Inputs to the SIL-level controller included the angle signal ‘theta’ from the motor, the ‘v_dclink’ voltage reference signal, the ‘speed_ref” signal and the current signals ‘ib’ and ‘ic’ from the inverter.
The motor angle, current signals, voltage-reference and speed-reference signals will be connected at this level to an analog-digital converter (ADC) in the microcontroller, through VSI co-simulation blocks which condition the signals to a 12bit value to match the ADC’s precision. Adaptors convert bounded positive values (e.g. ‘speed_ref” or ‘v_dclink’), bounded positive and negative values (‘ib’ and ‘ic’ currents), and unbounded positive and negative values (‘theta’).
Once all these modifications are done, the last step is to configure the sample time for the VSI connector blocks, which controls the granularity of the communication and synchronization between the two simulators. The value depends mainly on the dead-time specification of the PWM signals.
The MCU in this example is an NXP MPC5643L, modeled in to resemble the real MCU with the same processor cores, memories, and peripherals such as ADCs and PWM controllers. All the external input and outputs pins (or Pads) that are connected to the peripherals are present at the boundary of the virtual MCU. All Pads connect to a co-simulation block as part of the VSI library.
To connect the SaberRD model to the VDK, some of those Pads have to be configured with the name of the equivalent VSI block in SaberRD. A pin-multiplexing table in the manual for the NXP MCU describes which Pads connect to each signal on the internal peripherals, such as the ADC 1 and PWM 0 controllers this case study uses.
A co-simulation link between Saber and the VDK is made by configuring the VSI property ‘cosimPath’ on the right Pad, with its name on Saber. The connection between the Pad and the internal peripheral is software configurable.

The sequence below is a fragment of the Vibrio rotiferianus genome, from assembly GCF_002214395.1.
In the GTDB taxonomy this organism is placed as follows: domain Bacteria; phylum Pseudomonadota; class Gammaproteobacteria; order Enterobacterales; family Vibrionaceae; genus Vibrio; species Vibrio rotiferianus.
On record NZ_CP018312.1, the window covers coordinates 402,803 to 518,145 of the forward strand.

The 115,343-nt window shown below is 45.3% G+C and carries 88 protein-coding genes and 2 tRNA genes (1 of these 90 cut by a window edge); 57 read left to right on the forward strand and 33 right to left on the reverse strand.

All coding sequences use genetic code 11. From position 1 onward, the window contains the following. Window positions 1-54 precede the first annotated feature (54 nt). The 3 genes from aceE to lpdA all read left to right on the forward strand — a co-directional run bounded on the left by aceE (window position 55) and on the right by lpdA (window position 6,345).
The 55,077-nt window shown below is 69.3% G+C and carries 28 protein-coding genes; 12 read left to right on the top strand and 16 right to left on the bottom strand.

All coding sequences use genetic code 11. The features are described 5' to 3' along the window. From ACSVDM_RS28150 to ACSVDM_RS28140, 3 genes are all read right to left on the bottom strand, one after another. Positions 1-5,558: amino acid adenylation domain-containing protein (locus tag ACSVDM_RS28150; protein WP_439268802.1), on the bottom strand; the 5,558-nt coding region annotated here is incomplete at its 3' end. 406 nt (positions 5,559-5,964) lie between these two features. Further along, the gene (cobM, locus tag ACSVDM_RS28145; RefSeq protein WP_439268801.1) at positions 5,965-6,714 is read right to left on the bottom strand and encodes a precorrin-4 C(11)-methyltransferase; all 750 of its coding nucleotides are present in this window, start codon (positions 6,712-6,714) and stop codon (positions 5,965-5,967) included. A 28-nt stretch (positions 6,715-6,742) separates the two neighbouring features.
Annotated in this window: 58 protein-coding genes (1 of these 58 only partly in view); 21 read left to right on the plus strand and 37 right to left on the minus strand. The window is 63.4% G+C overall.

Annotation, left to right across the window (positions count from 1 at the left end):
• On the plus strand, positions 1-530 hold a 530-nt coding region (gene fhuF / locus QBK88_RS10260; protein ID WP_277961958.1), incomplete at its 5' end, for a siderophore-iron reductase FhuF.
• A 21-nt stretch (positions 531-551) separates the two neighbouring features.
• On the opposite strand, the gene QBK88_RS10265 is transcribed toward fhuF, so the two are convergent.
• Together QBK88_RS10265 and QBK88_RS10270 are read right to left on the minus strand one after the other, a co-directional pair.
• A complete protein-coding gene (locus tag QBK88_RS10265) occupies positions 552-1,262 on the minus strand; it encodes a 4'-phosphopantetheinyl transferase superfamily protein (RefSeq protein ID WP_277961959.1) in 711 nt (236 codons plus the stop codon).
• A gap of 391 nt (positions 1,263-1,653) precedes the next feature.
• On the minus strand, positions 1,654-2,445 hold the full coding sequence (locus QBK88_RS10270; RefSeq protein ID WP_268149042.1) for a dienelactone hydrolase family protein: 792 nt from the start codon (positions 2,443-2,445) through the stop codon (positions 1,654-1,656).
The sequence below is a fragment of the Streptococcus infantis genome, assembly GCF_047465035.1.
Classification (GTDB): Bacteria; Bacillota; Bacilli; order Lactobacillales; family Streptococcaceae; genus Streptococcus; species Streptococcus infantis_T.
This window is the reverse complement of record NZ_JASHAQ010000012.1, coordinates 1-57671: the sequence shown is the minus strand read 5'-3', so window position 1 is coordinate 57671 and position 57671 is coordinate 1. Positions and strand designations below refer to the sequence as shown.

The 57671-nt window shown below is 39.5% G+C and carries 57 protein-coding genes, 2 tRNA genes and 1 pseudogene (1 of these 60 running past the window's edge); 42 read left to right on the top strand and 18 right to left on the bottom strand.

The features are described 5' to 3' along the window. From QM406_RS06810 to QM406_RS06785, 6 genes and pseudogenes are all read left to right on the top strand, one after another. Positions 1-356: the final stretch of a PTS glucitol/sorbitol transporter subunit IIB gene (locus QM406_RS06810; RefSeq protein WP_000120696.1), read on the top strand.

Embedded control software
The control software now runs as binary code in the virtual MCU and communicates with the system through the ADC and PWM peripherals. This demands some adaptations to the control logic.
First, the C code is compiled to run natively on the microcontroller, not through a host PC, and loaded into the Flash memory models of the virtual MCU, from where it is executed.
Control logic initialization
In Saber, the control block is configured with a sampling time that sets how often the control logic is executed – in this case every 200us. This sampling time matches the switching time of the PWM signals, and this configuration is very important for the overall system behaviour.
To achieve the same system behavior when the control software runs on the MCU, the internal clocks are configured to run at 80MHz and the internal system timer to generate an interrupt every 200us – to match the sampling time used in the Saber model.
To debug the execution of the control logic at the hardware/software interface, the trace capabilities of the VDK are used. Figure 4 shows (in a 500us window) the periodic interrupts generated by the internal system timer, as well as the functions executed for the MCU core after handling the interrupt-service routine. The figure shows the periodic execution of the ‘foc_pmsm_control_step’ function every 200us.
Figure 4 STM interrupts (top) and processor core function trace (bottom) (Source: Synopsys)
The PWM controller is also configured with a period of 200us and a dead-time of 4us, or 2 percent. This is shown by the PWM signals in Figure 5. The dead-time value sets the step size of the co-simulation between the VDK and SaberRD tools.
Figure 5 PWM related traces (function, variables, registers, internal reload signal and outputs) (Source: Synopsys)
Control logic step
Every time an interrupt is triggered the function ‘foc_pmsm_control_step’ is executed, using the previous and current values of the input signals. This information is then used to program the PWM to calculate duty cycles to apply to the inverter to make the motor match the reference speed.
The input signals are read through the ADC, but converted back from their 12bit digital representation to a physical value – the opposite transformation to the one that happened in the signal-conditioning blocks on the SaberRD side.